The company will instead focus on technology that it hopes to integrate with existing carmakers. From The Information:
Alphabet has backed off plans to develop a revolutionary car without a steering wheel or pedals, at least for now, according to people close to the closely-watched project. Instead, the self-driving car pioneer has settled on a more practical effort to partner with automakers to make a vehicle that drives itself but has traditional features for human drivers.
The company will also jettison its self-driving car unit out of Google X, which is its incubator of sorts, into a separate company under its namesake Alphabet. An announcement of that change is expected to be released soon.
Google is already working with Fiat-Chrysler to build 100 autonomous Pacifica minivans, in a move that was announced back in May. The company also owns ride-sharing app Waze, which it will likely merge into its car plans at some point as well.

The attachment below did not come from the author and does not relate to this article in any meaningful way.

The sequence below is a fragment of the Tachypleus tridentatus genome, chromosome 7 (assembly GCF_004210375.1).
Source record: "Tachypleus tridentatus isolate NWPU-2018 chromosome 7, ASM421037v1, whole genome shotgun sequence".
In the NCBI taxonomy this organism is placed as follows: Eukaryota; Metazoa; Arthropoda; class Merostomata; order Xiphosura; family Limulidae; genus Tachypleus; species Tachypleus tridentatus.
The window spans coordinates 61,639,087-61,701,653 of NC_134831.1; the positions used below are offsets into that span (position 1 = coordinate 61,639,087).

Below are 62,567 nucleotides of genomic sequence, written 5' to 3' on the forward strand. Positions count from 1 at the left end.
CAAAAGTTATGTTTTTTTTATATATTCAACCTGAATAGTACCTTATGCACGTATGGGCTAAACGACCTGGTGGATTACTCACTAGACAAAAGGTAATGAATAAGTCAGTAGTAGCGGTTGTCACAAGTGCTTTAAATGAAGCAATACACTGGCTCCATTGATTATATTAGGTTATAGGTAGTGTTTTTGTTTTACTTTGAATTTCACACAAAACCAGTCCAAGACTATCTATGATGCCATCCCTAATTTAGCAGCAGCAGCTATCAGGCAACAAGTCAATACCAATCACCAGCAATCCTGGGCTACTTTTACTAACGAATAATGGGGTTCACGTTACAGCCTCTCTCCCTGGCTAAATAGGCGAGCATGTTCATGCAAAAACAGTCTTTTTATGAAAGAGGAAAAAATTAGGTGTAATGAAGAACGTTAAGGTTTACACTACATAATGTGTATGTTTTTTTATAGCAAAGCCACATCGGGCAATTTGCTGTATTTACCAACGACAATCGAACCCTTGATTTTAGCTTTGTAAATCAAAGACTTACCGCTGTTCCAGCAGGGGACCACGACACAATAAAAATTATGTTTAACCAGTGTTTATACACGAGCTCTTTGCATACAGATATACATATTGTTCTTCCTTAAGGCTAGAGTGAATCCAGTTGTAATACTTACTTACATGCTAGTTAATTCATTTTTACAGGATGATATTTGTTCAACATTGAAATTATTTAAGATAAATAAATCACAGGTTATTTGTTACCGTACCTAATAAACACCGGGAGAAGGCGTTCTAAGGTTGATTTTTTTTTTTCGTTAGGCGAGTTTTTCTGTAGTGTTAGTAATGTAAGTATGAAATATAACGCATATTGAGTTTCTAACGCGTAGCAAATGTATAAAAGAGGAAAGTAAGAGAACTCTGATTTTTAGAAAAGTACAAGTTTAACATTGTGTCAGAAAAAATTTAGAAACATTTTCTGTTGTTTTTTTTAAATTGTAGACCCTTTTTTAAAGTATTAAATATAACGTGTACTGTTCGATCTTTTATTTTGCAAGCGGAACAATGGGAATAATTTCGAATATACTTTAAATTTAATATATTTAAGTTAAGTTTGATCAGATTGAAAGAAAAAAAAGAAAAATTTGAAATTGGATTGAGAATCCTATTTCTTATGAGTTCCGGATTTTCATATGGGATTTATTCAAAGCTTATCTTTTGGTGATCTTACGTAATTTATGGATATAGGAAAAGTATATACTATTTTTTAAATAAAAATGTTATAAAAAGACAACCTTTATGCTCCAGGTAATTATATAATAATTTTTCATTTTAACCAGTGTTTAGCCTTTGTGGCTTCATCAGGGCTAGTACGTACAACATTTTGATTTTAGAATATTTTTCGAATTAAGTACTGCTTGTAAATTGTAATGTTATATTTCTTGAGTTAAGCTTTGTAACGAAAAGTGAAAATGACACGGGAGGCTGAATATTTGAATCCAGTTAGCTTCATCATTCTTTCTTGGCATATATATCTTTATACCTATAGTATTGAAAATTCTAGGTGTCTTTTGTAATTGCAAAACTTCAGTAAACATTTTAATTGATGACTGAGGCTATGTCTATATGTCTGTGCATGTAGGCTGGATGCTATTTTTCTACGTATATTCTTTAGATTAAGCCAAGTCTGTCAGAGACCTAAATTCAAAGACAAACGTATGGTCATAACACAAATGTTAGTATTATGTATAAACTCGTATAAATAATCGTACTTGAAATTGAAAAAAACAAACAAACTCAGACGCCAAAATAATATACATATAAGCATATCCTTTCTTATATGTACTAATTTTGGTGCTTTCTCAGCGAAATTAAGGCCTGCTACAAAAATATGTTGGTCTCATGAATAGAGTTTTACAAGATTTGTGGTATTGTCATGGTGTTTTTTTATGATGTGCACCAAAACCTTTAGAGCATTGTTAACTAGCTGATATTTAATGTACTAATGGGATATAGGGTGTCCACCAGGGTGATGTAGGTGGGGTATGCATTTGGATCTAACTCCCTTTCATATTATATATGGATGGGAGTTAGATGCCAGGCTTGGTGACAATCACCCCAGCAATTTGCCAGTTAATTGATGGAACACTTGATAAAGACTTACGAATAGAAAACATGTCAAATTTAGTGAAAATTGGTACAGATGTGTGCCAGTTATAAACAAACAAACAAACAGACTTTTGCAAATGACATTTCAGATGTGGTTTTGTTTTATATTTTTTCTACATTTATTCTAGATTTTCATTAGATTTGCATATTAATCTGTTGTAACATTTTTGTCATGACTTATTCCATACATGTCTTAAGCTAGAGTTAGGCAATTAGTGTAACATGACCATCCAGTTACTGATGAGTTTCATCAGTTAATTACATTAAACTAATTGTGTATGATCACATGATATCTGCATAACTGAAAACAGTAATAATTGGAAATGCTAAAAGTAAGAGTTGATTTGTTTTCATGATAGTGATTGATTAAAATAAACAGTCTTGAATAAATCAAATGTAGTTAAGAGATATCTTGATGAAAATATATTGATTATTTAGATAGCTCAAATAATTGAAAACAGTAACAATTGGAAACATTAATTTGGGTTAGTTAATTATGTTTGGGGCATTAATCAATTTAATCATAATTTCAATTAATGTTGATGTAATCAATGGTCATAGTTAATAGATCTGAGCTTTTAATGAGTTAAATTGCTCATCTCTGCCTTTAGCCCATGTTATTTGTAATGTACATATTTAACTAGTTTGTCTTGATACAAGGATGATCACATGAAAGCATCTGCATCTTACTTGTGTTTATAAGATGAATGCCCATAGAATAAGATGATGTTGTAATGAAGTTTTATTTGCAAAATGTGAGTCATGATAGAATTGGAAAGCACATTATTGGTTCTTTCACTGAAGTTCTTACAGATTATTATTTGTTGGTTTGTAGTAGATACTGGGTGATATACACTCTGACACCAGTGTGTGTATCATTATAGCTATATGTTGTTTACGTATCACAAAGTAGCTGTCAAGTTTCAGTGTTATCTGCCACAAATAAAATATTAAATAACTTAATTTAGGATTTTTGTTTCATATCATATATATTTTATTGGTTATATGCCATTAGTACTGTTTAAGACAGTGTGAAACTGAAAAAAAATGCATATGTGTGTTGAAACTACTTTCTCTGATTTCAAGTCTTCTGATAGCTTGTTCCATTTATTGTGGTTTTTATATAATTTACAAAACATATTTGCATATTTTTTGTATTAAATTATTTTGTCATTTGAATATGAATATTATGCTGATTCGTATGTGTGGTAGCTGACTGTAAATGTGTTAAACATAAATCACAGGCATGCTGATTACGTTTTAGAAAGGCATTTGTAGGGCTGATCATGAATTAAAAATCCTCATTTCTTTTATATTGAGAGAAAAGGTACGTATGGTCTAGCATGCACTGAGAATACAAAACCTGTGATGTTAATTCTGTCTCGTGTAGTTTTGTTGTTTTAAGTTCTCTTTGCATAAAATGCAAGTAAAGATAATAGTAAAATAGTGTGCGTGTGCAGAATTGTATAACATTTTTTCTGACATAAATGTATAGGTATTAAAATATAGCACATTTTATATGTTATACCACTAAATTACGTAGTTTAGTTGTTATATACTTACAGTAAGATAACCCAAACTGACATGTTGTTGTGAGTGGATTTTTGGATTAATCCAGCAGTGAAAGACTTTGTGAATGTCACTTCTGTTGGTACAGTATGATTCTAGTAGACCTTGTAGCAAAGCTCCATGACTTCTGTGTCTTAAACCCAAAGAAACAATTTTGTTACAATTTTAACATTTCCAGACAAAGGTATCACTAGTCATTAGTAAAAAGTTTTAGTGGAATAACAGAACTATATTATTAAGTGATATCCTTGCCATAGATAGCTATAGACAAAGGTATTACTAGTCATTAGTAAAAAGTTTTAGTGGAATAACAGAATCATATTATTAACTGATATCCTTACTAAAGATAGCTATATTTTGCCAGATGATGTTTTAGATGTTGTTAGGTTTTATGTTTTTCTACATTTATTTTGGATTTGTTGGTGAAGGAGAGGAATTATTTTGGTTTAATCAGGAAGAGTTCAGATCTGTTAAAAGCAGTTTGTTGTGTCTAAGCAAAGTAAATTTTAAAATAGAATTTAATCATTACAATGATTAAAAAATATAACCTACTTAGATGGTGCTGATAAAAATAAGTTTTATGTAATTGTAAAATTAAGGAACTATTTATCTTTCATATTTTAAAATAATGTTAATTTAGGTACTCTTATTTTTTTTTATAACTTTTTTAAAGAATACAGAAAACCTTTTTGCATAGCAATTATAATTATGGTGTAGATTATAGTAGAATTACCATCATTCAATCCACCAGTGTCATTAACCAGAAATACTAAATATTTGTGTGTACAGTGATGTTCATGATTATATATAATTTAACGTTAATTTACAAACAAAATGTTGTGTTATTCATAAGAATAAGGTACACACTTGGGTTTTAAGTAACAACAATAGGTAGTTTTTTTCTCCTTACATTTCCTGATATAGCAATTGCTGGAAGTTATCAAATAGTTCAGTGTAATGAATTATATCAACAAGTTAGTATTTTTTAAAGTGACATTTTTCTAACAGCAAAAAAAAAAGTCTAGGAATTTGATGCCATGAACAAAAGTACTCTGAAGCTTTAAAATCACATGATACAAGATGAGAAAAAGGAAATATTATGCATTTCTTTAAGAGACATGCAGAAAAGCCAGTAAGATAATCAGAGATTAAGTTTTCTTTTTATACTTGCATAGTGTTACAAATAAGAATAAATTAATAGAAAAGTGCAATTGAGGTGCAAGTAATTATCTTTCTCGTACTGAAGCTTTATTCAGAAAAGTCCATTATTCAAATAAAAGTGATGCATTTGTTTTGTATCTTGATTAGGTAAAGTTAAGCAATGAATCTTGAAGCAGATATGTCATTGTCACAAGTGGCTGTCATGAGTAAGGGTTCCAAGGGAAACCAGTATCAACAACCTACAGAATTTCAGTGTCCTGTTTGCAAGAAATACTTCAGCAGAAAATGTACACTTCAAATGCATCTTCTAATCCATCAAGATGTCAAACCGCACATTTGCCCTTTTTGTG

Wired has some more information on Alphabet’s current milestones in the driverless car space:
Since Google’s autonomous vehicles were first publicly announced, they have been tested on public roads in the US. In October, Dmitri Dolgov, the head of Google’s self-driving technology, announced its vehicles have collectively driven more than two million miles – the equivalent of 300 years of human driving experience. “Our team is more confident than ever of a fully self-driving future,” he said. In May 2016 Google created a “self-driving technology development centre” in the US.
Alphabet will host a press event in California today to discuss its self-driving cars plans, so we’ll probably have some more information in the near future. But for now, it appears that the dream of a Google-branded car is over.
Alphabet shares rose $5.43 (+0.67%) to $813.33 in Tuesday morning trading.